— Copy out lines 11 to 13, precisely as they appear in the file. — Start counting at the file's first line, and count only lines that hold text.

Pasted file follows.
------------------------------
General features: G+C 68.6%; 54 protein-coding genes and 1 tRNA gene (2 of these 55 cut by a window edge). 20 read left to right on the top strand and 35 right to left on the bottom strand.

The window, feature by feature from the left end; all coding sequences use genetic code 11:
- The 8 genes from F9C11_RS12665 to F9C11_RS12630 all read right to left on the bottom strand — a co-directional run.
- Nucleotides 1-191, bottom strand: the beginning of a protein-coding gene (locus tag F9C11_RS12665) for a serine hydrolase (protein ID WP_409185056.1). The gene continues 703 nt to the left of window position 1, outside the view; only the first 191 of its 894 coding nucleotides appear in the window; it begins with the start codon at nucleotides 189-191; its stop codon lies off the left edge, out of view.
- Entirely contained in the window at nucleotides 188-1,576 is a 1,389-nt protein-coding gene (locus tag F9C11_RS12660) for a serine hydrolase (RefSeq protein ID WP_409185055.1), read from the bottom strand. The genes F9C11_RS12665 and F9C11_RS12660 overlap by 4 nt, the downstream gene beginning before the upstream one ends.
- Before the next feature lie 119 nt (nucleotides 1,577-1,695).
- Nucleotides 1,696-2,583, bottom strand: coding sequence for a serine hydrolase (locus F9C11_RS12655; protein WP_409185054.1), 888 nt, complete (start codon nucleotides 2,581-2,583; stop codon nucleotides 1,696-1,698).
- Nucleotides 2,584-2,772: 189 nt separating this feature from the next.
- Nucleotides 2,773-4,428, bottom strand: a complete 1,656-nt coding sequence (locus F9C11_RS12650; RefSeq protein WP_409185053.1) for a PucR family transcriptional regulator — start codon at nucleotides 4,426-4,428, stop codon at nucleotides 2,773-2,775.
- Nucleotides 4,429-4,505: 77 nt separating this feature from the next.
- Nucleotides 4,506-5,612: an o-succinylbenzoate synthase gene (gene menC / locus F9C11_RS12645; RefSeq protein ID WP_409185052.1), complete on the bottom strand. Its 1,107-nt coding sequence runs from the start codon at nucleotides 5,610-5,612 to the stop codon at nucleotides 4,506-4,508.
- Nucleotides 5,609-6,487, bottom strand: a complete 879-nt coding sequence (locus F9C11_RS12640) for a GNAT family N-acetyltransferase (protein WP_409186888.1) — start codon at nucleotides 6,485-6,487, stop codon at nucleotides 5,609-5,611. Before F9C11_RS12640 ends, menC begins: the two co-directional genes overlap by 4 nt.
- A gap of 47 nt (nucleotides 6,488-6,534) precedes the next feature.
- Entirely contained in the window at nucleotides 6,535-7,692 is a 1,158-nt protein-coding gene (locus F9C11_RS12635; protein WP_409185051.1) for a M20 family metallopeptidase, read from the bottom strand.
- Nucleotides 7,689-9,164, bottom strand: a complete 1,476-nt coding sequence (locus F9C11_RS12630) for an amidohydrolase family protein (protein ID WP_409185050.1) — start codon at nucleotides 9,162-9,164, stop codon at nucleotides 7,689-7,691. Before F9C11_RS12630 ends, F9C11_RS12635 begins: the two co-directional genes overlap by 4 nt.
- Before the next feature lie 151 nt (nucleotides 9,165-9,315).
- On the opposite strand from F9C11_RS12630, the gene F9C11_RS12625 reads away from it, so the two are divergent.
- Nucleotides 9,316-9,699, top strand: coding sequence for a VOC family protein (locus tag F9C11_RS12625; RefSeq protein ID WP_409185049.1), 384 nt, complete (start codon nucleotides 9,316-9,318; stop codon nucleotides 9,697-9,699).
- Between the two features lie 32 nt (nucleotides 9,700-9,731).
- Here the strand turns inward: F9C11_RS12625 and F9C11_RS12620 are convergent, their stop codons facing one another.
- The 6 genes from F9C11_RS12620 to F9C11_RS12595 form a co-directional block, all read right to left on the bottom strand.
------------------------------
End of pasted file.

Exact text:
- Nucleotides 4,506-5,612: an o-succinylbenzoate synthase gene (gene menC / locus F9C11_RS12645; RefSeq protein ID WP_409185052.1), complete on the bottom strand. Its 1,107-nt coding sequence runs from the start codon at nucleotides 5,610-5,612 to the stop codon at nucleotides 4,506-4,508.
- Nucleotides 5,609-6,487, bottom strand: a complete 879-nt coding sequence (locus F9C11_RS12640) for a GNAT family N-acetyltransferase (protein WP_409186888.1) — start codon at nucleotides 6,485-6,487, stop codon at nucleotides 5,609-5,611. Before F9C11_RS12640 ends, menC begins: the two co-directional genes overlap by 4 nt.
- A gap of 47 nt (nucleotides 6,488-6,534) precedes the next feature.